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General contractors, technicians, and handyman-labor hold unique roles, especially within the small and medium scale residential and commercial building sector. Every day these figures are welcomed into buildings for repairs and develop trust through maintenance of critical systems. Every day they advise building operators on how to optimize their systems and even guide decision-makers on upgrades or retrofits.

As leading smart technology manufacturers and vendors continue to search for new ways to trigger the long-anticipated wave of widespread smart building adoption, they are starting to take notice of the humble contractor as a potential game-changer.

“HVAC contractor business owners and their field technicians are uniquely positioned to spearhead new waves of energy efficiency in homes and businesses,” says James McPhail, CEO of California-based Zen Ecosystems. “For example, when servicing a building’s boiler after an issue, a technician can recommend monitoring technology that enables greater insight into the device’s operations before a problem occurs. Wireless-enabled technology can be a huge driver for customer adoption since techs don’t need to rewire the entire building to integrate new products — it can fit right in with their existing professional footprint.”

Smart building technologies are becoming easier to install without the need for knocking holes in walls, running wires, or other disruptive activities. Many devices are battery-operated, for example, easily positioned or mounted, and require no cabling or structural changes. Certain smart technologies would require little technical or sales training for a technician to provide, and they fit within the loosely-defined general contractor’s mandate.

“Technicians’ proximity to and relationships with their customers are key tools for building effective product solutions,” says McPhail. “One easy steppingstone is the smart thermostat, which can answer questions like “how is my air conditioning working?” and offer conveniences like smartphone integration — all without new wiring. Then technicians can package other solutions onto that foundation, such as lighting control, energy load switch control, security features, cameras, door locks, window locks or sound detection.”

As is often the case with smart buildings, one technology installation leads to a range of applications. The thermostat is a thermal control system but also a productivity tool, a health and comfort enhancer, and remote pet-care system. Lighting illuminates but also offers security functions, energy efficiency potential, and all manner of health, wellbeing, and productivity benefits based on cutting-edge HCL research. The general contractor as a salesperson and installer of smart technology seems feasible but managing the full range of smart applications, for each of their technology verticals, might be too much.

On the other hand, the building technology landscape is evolving and the whole sector has to evolve with it or be left behind. Contractors have already begun their own digital transformation in how they connect with customers and offer their services. Mobile apps like Task Rabbit, Thumbtack, and Home On Demand, have brought contractors into the gig-economy. This has increased the number of independent workers and small businesses, who are accessed directly by a growing customer base, and further develops their “trusted” characteristics through ratings and reviews.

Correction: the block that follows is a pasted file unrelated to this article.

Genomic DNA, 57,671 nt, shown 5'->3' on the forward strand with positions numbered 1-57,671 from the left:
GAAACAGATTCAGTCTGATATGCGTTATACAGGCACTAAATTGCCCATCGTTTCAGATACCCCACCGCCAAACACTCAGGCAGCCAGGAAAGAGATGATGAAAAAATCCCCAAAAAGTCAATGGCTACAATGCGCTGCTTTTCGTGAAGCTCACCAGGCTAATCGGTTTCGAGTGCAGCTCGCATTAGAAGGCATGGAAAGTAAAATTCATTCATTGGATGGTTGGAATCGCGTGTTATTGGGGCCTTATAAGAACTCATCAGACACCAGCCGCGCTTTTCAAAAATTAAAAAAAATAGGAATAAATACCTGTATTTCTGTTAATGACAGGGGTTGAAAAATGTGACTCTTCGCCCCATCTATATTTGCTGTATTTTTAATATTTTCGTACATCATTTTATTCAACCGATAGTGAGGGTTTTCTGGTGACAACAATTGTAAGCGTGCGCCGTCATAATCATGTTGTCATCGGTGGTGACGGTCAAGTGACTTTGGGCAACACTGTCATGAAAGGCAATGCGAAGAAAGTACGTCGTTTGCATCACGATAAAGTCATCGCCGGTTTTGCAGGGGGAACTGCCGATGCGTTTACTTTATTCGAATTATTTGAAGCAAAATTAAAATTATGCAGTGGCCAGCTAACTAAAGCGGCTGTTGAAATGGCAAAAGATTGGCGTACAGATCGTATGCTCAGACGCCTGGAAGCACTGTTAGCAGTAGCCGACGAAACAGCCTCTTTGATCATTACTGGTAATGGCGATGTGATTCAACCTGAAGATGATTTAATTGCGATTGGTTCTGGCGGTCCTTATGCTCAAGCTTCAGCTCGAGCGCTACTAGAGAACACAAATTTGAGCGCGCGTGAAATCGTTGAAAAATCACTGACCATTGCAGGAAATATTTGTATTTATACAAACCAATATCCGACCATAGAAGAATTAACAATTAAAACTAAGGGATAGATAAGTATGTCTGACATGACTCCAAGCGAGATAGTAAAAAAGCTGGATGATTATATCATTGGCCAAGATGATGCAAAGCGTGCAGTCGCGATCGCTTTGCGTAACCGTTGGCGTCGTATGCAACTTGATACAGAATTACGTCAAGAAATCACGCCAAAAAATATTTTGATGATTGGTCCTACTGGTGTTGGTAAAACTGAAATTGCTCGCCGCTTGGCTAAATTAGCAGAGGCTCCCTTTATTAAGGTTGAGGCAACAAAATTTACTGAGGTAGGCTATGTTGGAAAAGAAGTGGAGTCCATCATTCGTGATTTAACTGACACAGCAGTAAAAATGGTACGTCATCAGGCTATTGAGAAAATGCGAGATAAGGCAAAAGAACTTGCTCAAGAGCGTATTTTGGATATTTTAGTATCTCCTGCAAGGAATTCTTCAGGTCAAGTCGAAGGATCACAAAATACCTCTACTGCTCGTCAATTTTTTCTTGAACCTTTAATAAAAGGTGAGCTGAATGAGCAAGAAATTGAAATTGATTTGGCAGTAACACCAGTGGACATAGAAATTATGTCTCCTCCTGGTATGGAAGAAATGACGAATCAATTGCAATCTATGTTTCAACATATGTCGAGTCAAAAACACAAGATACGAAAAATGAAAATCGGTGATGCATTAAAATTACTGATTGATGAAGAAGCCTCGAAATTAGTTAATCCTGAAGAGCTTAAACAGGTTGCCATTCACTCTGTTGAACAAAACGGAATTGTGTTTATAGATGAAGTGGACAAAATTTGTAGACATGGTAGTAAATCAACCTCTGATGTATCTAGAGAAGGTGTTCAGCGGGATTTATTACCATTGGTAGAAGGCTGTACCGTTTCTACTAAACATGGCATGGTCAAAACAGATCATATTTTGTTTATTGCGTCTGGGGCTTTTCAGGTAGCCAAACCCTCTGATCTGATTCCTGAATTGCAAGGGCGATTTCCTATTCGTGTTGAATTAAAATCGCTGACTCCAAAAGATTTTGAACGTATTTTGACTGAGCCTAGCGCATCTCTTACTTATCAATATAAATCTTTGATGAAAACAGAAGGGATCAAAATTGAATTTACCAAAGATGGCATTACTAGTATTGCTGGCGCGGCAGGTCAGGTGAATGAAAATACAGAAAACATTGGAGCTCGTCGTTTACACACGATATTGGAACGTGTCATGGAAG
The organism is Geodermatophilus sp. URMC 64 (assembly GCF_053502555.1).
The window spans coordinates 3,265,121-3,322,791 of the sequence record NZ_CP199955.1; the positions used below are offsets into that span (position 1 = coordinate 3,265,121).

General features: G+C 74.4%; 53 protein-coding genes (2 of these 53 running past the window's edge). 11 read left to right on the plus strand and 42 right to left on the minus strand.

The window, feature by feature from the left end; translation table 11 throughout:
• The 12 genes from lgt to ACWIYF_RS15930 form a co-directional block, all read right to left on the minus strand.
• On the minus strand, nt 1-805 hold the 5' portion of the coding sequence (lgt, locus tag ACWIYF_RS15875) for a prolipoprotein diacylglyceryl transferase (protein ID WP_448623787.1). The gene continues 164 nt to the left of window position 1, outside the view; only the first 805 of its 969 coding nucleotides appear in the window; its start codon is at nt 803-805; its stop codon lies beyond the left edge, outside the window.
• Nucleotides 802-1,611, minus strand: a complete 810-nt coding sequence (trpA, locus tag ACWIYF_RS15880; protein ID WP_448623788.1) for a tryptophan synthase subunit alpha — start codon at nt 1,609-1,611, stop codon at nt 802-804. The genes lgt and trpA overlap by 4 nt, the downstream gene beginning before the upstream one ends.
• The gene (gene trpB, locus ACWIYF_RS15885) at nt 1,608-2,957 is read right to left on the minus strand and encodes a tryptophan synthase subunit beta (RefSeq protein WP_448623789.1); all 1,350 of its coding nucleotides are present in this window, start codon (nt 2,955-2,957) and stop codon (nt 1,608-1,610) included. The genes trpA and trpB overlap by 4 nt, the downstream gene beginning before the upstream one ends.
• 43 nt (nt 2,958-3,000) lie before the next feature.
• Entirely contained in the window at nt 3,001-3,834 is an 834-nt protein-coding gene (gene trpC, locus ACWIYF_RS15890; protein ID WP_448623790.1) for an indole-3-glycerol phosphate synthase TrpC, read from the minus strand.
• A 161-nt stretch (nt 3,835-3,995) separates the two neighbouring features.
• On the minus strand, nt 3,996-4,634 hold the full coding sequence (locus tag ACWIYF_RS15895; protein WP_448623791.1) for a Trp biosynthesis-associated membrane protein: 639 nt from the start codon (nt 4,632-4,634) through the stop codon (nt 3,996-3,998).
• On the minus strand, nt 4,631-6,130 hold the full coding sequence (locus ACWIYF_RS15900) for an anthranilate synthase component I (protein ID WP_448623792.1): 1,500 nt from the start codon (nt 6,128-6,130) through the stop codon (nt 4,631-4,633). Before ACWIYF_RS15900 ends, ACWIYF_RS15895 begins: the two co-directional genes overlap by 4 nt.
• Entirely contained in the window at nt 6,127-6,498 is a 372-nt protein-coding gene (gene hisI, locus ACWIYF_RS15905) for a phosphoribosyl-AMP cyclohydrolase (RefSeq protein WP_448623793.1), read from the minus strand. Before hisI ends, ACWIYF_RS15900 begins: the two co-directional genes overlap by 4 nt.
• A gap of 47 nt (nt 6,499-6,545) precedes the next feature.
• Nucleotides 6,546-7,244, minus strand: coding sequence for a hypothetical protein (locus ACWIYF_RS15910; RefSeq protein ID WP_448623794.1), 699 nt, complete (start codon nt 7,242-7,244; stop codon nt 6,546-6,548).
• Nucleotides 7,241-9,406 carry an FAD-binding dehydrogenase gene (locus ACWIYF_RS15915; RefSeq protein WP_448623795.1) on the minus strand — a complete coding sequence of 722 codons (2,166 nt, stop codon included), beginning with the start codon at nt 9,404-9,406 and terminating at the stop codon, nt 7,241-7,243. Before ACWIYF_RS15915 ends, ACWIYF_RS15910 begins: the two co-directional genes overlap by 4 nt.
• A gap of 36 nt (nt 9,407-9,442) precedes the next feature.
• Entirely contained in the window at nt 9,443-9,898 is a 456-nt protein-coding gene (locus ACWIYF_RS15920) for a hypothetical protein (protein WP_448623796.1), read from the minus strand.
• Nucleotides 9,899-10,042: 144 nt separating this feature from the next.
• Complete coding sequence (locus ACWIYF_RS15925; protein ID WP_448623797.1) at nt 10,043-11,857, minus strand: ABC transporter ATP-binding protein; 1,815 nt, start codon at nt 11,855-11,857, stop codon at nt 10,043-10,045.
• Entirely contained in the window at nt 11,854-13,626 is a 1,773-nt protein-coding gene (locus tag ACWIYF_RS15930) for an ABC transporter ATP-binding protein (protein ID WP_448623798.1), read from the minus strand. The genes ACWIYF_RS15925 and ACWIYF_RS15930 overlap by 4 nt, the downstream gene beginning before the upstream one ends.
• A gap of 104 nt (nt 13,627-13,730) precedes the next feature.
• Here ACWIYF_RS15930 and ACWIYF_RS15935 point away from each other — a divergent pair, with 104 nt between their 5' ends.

At the same time, smart expectations of building owners, tenants, and occupants are also transforming as smart technology and concepts filter down to buildings of all sizes. “HVAC contractors and technicians should be aware that tenant sophistication is increasing,” says Robert Hemmerdinger, chief sales and marketing officer at Delta Controls. “Tenants want more control over their environments. Granular room control will become the norm across the industry. One of the biggest hurdles to this will be finding the proper balance of technology and control to incorporate the preferences of all occupants within a space.”

All these trends further increase the potential of contractors as “smart technology sales channels.” The situation is attractive to the sector as a whole for its smart technology adoption potential, and entice contractors themselves for the financial rewards. “[Smart apps are] just the beginning of a tech-enabled development for the contracting industry. By rolling more smart technology — like software platforms and IoT devices — into their business offerings, modern technicians can offer more impact and value to their customers and their wallets,” says McPhail.

All the potential in the world will not allow general contractors to serve a building with all its smart needs but they can play a pivotal role in introducing buildings to their first smart technologies. As “gateways” to smart building systems, contractors can use their trusted relationship with the customer to recommend and install lighter smart devices and ensure they can handle basic applications. From there, customers will be more comfortable experimenting with new applications and heavier tech.

This is a disruptive idea that potentially solves the first-adopter issues that hold back the smart building industry. A sales-channel-based disruption that simply requires contractors to be better informed about smart technology, which can be done via apps, and vendors ready to adapt their sales models to incentivize a wide range of small scale contractors. They are the connection to the many dumb small-to-medium-sized buildings, that represents the majority of building stock and the biggest obstacle to the smart world we are striving for.